> 1-yr. store growth: -5.3%

Telecom giant AT&T’s retail business generated over $8 billion in equipment sales for the company in 2013, a 10.2% jump from the year before. This accounted for just a small share of the company’s revenue, which exceeded $128 billion last year and included roughly $70 billion from its wireless segment. Likely helping equipment sales, AT&T’s subscriber count rose 3.2% last year, which likely helped equipment sales. The company has also been rolling out a new store design throughout the U.S., which could further boost sales.

7. Whole Foods Market
> 1-yr. retail sales growth: 10.3%
> U.S. retail sales (2013): $12.5 billion
> Total U.S. stores (2013): 347
> 1-yr. store growth: 7.8%

As the NRF points out, grocery chains tend to grow relatively slowly because the industry is so decentralized. Wal-Mart, for example, is perhaps the only grocery chain with a national presence. Whole Foods, which has made its name selling healthy higher-value food products, may not be far behind. There were nearly 350 Whole Foods Markets in the U.S. last year, an 8% increase from the year before. This was among the highest store growths nationwide. Whole Foods announced a strategy several years ago to expand its store count to 1,000. The company’s U.S. sales were also exceptionally strong, growing 10.3% to nearly $12.5 billion in 2013.

6. Tractor Supply Co.
> 1-yr. retail sales growth: 10.7%
> U.S. retail sales (2013): $5.1 billion
> Total U.S. stores (2013): 1,276
> 1-yr. store growth: 8.5%

Tractor Supply has rapidly expanded its U.S. store presence. There were 1,276 stores last year, up 9% from 2012, a larger increase than all but a few other companies reviewed by the NRF. According to some analysts, some of Tractor Supply’s success in recent years is due to its “Amazon-resistant” line of products, as baby chicks and tractors are difficult to ship. Like a few other companies on this list, part of Tractor Supply’s success may also be due in part to its movement into new markets. As of last year, perishable items, such as vegetables, herbs, and fruit trees, were available in roughly 500 Tractor Supply stores, according to YCharts.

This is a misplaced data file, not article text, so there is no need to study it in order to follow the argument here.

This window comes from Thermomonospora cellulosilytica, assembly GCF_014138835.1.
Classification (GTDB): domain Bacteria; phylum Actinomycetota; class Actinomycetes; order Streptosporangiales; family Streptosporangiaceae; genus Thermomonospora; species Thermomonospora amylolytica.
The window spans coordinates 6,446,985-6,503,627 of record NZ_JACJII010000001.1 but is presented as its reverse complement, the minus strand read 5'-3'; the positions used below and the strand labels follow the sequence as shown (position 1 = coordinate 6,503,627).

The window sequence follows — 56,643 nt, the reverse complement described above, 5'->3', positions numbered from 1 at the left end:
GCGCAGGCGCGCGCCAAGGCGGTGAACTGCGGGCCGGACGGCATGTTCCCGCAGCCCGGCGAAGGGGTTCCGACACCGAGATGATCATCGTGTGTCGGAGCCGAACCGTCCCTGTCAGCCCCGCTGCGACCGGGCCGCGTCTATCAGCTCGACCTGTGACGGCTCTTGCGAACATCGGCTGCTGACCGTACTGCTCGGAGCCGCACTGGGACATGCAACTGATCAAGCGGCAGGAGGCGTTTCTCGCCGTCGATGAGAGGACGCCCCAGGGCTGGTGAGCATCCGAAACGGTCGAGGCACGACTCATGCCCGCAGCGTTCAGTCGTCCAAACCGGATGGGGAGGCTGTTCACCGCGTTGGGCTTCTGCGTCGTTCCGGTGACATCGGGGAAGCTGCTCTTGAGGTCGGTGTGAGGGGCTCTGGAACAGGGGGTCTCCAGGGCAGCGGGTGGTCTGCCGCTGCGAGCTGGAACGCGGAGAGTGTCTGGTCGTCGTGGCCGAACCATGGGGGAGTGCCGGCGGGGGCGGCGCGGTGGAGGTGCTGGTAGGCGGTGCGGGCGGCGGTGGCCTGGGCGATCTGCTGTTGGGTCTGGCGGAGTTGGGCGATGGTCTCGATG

5. Apple
> 1-yr. retail sales growth: 11.0%
> U.S. retail sales (2013): $26.6 billion
> Total U.S. stores (2013): 254
> 1-yr. store growth: 1.6%

Apple is one of the largest businesses in the world, with the highest market capitalization of any publicly traded company. In 2013, the company’s retail sales in the U.S. alone totaled $26.6 billion. Additionally, Apple has been praised for its groundbreaking strategies in different retail channels: brick-and-mortar retailing with the Apple Store, online with iTunes, and on mobile devices with the App Store. But while retail is a critical part of Apple’s business, the company’s strength comes largely from its products. Last year, the company sold over 150 million iPhones and over 71 million iPads, leading to global revenue of $170.9 billion.

4. Family Dollar Stores
> 1-yr. retail sales growth: 11.4%